The border dispute between Grosse Pointe and Detroit is potentially transforming into such a gateway, with a plan for a multi-use development accessible from both sides of the city line. Smith sees the potential for that concept to be applied elsewhere across the region.

"Look at the bridge at Woodward and 8 Mile -- there's a tremendous and iconic border issue that has existed for generations," says Smith. "We should definitely be talking about what does that mean, this divide between our communities? Especially something as symbolic as a bridge that actually doesn't bridge -- a bridge that divides."

Getting past our borders and to the right kind of collaboration is going to be a tricky thing for a region that has been so fragmented for so long. But progress has already been made.

"I think it's been interesting to watch the Big Four (the executives of Wayne, Oakland, and Macomb counties and the mayor of Detroit) come together around important issues in the last decade," says Smith. "To me, that is a signal that we're starting to act and think like a region. Now we have a millage for the zoo and a millage for the DIA. We have the COBO Authority and the RTA (Regional Transit Authority). I think the odds are pretty good that, in a few weeks, we're going to have a Great Lakes Water Authority that's official."

The balance between local identity and regional collaboration will be one that metro Detroit will have to strike in its own unique way.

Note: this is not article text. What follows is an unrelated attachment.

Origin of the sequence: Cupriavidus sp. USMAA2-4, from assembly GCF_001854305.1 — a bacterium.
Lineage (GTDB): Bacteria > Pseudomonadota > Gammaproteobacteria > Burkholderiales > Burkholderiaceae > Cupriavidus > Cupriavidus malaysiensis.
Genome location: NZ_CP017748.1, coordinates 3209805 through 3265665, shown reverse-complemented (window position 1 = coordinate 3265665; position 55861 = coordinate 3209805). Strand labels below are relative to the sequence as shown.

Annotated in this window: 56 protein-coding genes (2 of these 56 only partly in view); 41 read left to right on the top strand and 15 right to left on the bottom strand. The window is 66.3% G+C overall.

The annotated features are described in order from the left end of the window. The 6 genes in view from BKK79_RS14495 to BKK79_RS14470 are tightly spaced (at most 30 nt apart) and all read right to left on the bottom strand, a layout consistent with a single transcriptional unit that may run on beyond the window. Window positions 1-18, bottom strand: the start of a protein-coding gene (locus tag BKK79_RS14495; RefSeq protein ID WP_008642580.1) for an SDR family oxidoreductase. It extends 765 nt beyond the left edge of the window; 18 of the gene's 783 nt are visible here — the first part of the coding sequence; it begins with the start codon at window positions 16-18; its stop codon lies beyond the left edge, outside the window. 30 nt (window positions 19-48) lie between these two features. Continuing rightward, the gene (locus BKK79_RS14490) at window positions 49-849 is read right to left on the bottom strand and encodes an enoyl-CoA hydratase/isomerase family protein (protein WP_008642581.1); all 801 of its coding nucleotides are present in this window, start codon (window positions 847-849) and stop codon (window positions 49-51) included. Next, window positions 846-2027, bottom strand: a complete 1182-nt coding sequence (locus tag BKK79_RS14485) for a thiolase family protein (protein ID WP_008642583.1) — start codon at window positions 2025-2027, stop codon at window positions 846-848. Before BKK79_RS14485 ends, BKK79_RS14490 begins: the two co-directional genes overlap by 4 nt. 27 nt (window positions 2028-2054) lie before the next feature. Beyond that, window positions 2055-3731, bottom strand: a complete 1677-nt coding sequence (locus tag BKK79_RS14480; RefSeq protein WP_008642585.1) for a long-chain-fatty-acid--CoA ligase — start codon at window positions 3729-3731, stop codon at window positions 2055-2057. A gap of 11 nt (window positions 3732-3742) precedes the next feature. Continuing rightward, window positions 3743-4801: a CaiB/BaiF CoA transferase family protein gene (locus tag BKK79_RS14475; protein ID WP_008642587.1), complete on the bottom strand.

"Does it make sense to have so many small communities, especially today with costs being what they are?" asks Palombo. "I think you could make an argument, just from a dollars and cents point of view, that in some instances it would make more sense for communities to at least share services if not combine into one new community. But at the same time, the strong sense of place that we have as a region speaks to how important this area and individual community is to a person. There's a lot of evidence that suggests that for a lot of people, there's more to it than just dollars and cents."


Nina Ignaczak is a metro Detroit-based freelance writer. Follow her on Twitter @ninaignaczak.

Photos by David Lewinski Photography.

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Read more articles by Nina Ignaczak.

Nina Ignaczak is a metro Detroit-based writer and the editor of Metromode. Follow her on Twitter @ninaignaczak.